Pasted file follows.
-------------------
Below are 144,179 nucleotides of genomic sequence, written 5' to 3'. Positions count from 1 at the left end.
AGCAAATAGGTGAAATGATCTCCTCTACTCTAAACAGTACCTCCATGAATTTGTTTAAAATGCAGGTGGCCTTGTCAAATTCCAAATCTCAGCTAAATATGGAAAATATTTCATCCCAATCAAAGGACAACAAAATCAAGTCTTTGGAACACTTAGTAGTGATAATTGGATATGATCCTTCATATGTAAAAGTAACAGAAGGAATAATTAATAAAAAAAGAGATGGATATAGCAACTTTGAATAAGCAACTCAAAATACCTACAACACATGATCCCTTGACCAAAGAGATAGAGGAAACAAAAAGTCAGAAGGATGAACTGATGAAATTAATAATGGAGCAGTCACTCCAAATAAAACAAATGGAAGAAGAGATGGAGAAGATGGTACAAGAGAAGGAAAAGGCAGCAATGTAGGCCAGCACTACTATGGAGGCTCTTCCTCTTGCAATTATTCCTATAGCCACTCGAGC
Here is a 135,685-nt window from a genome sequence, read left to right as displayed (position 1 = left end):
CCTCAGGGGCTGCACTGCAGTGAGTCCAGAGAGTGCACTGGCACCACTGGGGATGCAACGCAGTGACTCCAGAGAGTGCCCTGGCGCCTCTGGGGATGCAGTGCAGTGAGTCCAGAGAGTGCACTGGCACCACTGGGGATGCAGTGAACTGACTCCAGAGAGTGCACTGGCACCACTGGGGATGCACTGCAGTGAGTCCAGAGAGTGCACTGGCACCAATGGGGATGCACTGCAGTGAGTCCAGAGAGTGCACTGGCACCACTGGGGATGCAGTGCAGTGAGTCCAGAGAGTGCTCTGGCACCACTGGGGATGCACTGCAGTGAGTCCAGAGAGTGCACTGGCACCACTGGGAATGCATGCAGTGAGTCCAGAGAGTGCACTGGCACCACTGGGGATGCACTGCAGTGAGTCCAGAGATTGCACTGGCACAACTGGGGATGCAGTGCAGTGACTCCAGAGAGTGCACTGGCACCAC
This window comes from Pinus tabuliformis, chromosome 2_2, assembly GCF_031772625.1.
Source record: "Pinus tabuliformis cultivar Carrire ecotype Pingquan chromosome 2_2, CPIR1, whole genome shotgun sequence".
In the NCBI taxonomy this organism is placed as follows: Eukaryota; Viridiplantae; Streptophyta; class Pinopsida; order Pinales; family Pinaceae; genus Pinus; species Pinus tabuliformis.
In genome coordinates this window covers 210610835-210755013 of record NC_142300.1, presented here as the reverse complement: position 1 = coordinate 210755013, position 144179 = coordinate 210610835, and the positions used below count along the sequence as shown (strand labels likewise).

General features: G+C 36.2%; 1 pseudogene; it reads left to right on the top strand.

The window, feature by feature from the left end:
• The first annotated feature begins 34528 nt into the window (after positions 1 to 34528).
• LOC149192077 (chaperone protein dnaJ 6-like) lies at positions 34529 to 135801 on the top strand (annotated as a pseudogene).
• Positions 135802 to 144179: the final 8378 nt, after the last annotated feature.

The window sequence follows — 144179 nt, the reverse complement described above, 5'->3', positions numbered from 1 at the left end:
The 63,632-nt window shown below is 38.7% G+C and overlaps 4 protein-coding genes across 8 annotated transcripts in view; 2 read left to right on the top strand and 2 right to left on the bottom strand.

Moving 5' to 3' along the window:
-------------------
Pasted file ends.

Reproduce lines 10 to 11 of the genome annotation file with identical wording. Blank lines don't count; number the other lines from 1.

The window, feature by feature from the left end:
• The first annotated feature begins 34528 nt into the window (after positions 1 to 34528).